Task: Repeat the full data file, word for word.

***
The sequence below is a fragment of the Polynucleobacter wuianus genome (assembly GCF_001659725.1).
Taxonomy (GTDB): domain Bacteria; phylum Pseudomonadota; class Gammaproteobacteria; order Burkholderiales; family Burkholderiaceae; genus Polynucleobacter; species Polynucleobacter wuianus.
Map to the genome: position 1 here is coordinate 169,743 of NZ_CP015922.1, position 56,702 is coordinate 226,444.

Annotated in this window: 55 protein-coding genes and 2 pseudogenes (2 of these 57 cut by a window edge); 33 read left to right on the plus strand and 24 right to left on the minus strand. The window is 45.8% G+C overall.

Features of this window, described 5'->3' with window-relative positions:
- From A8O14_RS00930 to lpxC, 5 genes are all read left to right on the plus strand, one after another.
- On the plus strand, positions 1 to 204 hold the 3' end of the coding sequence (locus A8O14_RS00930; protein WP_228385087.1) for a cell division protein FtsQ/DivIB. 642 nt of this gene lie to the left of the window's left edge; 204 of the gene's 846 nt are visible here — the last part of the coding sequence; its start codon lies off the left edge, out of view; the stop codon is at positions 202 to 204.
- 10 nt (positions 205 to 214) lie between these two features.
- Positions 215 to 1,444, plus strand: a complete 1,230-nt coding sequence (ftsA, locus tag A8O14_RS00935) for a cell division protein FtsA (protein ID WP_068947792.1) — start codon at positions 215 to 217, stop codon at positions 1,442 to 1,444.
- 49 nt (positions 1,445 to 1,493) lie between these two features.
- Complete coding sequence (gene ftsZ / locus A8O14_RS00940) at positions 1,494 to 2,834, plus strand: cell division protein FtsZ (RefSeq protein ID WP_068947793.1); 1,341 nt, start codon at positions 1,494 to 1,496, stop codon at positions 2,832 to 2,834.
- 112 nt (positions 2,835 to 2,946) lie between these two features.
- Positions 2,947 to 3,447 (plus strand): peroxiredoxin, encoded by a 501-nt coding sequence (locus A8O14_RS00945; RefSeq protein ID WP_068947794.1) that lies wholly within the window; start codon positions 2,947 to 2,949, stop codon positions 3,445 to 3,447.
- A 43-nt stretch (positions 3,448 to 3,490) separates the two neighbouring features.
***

The sequence below is a fragment of the Polynucleobacter wuianus genome (assembly GCF_001659725.1).
Taxonomy (GTDB): domain Bacteria; phylum Pseudomonadota; class Gammaproteobacteria; order Burkholderiales; family Burkholderiaceae; genus Polynucleobacter; species Polynucleobacter wuianus.
Map to the genome: position 1 here is coordinate 169,743 of NZ_CP015922.1, position 56,702 is coordinate 226,444.

Annotated in this window: 55 protein-coding genes and 2 pseudogenes (2 of these 57 cut by a window edge); 33 read left to right on the plus strand and 24 right to left on the minus strand. The window is 45.8% G+C overall.

Features of this window, described 5'->3' with window-relative positions:
- From A8O14_RS00930 to lpxC, 5 genes are all read left to right on the plus strand, one after another.
- On the plus strand, positions 1 to 204 hold the 3' end of the coding sequence (locus A8O14_RS00930; protein WP_228385087.1) for a cell division protein FtsQ/DivIB. 642 nt of this gene lie to the left of the window's left edge; 204 of the gene's 846 nt are visible here — the last part of the coding sequence; its start codon lies off the left edge, out of view; the stop codon is at positions 202 to 204.
- 10 nt (positions 205 to 214) lie between these two features.
- Positions 215 to 1,444, plus strand: a complete 1,230-nt coding sequence (ftsA, locus tag A8O14_RS00935) for a cell division protein FtsA (protein ID WP_068947792.1) — start codon at positions 215 to 217, stop codon at positions 1,442 to 1,444.
- 49 nt (positions 1,445 to 1,493) lie between these two features.
- Complete coding sequence (gene ftsZ / locus A8O14_RS00940) at positions 1,494 to 2,834, plus strand: cell division protein FtsZ (RefSeq protein ID WP_068947793.1); 1,341 nt, start codon at positions 1,494 to 1,496, stop codon at positions 2,832 to 2,834.
- 112 nt (positions 2,835 to 2,946) lie between these two features.
- Positions 2,947 to 3,447 (plus strand): peroxiredoxin, encoded by a 501-nt coding sequence (locus A8O14_RS00945; RefSeq protein ID WP_068947794.1) that lies wholly within the window; start codon positions 2,947 to 2,949, stop codon positions 3,445 to 3,447.
- A 43-nt stretch (positions 3,448 to 3,490) separates the two neighbouring features.